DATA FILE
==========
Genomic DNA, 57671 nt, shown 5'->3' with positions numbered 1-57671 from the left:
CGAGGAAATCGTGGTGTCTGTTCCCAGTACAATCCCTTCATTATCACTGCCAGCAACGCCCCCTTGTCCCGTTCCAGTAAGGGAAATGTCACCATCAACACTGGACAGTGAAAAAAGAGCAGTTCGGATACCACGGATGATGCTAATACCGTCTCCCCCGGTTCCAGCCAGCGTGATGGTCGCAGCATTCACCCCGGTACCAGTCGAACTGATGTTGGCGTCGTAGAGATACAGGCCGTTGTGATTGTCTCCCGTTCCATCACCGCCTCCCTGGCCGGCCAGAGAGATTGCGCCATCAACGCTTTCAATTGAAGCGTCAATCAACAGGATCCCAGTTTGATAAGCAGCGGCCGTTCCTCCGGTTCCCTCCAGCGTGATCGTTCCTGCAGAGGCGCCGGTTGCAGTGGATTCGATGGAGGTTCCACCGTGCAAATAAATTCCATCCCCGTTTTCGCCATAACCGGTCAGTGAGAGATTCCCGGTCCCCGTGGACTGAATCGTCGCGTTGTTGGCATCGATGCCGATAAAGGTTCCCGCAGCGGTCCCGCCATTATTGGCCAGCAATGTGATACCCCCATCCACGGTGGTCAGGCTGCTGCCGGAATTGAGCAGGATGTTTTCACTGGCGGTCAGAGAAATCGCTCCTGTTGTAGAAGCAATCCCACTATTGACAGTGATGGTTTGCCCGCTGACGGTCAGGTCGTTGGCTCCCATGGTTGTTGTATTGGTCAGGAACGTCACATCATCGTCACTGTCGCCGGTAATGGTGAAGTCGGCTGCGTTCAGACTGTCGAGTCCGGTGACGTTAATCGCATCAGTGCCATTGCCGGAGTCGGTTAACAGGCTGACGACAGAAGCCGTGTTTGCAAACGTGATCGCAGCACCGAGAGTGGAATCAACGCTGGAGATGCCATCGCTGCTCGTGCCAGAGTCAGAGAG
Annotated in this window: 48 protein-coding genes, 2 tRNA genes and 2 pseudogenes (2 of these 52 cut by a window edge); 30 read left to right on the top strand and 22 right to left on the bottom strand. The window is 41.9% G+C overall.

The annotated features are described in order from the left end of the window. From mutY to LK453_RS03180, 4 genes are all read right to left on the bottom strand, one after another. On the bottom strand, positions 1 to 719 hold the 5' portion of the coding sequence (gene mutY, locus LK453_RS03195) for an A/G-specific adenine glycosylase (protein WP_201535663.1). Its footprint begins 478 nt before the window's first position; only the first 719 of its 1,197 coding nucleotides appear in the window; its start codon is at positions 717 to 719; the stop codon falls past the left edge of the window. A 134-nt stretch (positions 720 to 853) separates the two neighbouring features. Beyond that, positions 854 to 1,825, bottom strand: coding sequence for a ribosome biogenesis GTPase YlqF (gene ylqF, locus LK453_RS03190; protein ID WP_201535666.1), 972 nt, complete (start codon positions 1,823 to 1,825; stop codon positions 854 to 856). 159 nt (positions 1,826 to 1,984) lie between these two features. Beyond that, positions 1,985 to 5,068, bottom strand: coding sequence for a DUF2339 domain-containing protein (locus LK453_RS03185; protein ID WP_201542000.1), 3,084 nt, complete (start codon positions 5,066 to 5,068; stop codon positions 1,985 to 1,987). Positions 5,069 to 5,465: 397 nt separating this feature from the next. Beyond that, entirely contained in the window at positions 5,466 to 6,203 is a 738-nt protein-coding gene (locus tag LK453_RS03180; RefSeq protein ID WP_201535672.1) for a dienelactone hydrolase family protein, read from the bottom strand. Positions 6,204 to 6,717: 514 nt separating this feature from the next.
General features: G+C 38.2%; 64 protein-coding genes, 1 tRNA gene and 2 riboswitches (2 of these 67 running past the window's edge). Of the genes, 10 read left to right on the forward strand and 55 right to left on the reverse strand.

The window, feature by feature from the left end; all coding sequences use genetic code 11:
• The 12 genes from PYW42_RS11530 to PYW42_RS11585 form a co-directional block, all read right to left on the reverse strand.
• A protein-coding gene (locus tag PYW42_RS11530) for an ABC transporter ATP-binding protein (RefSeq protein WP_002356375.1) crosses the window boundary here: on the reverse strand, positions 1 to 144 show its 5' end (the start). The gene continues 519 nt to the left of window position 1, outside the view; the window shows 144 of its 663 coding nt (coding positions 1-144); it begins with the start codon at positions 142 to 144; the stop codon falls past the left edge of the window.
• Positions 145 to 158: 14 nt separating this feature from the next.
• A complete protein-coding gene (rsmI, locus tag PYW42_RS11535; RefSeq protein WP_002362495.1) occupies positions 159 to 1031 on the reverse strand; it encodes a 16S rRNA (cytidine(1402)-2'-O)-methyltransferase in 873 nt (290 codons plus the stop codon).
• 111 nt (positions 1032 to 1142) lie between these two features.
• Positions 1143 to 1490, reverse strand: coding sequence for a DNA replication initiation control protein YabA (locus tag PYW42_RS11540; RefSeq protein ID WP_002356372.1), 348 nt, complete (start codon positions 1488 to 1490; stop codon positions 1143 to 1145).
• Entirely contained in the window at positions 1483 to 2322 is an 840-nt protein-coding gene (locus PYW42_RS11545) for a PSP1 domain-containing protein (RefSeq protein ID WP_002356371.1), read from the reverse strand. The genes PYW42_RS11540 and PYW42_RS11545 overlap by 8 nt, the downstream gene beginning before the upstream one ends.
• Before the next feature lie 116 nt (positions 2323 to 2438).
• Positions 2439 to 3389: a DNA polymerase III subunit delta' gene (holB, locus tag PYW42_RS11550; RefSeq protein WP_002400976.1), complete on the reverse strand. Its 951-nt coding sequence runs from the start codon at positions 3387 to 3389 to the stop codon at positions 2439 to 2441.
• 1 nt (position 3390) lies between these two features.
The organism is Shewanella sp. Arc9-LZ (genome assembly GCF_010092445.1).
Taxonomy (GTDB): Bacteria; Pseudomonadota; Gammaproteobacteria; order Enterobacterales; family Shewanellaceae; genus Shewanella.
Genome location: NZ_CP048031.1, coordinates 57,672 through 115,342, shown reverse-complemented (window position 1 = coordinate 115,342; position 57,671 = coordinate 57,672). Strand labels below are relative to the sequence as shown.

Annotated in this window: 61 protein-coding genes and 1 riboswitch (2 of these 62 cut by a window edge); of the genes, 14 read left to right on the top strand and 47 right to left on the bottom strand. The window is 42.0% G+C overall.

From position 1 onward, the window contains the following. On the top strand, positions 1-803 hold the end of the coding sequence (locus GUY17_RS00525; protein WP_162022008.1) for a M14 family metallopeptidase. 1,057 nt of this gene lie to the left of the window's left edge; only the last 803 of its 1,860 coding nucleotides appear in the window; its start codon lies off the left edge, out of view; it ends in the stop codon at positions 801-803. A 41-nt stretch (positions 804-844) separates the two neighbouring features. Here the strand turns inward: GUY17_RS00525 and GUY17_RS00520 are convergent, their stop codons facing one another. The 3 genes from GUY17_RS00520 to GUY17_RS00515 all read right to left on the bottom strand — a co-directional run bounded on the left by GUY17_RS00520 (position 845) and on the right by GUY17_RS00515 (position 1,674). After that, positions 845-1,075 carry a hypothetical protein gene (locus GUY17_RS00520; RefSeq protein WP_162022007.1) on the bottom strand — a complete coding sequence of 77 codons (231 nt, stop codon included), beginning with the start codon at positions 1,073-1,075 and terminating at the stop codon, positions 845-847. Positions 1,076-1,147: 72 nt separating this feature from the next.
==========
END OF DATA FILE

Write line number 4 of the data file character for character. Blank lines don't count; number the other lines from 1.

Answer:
The annotated features are described in order from the left end of the window. From mutY to LK453_RS03180, 4 genes are all read right to left on the bottom strand, one after another. On the bottom strand, positions 1 to 719 hold the 5' portion of the coding sequence (gene mutY, locus LK453_RS03195) for an A/G-specific adenine glycosylase (protein WP_201535663.1). Its footprint begins 478 nt before the window's first position; only the first 719 of its 1,197 coding nucleotides appear in the window; its start codon is at positions 717 to 719; the stop codon falls past the left edge of the window. A 134-nt stretch (positions 720 to 853) separates the two neighbouring features. Beyond that, positions 854 to 1,825, bottom strand: coding sequence for a ribosome biogenesis GTPase YlqF (gene ylqF, locus LK453_RS03190; protein ID WP_201535666.1), 972 nt, complete (start codon positions 1,823 to 1,825; stop codon positions 854 to 856). 159 nt (positions 1,826 to 1,984) lie between these two features. Beyond that, positions 1,985 to 5,068, bottom strand: coding sequence for a DUF2339 domain-containing protein (locus LK453_RS03185; protein ID WP_201542000.1), 3,084 nt, complete (start codon positions 5,066 to 5,068; stop codon positions 1,985 to 1,987). Positions 5,069 to 5,465: 397 nt separating this feature from the next. Beyond that, entirely contained in the window at positions 5,466 to 6,203 is a 738-nt protein-coding gene (locus tag LK453_RS03180; RefSeq protein ID WP_201535672.1) for a dienelactone hydrolase family protein, read from the bottom strand. Positions 6,204 to 6,717: 514 nt separating this feature from the next.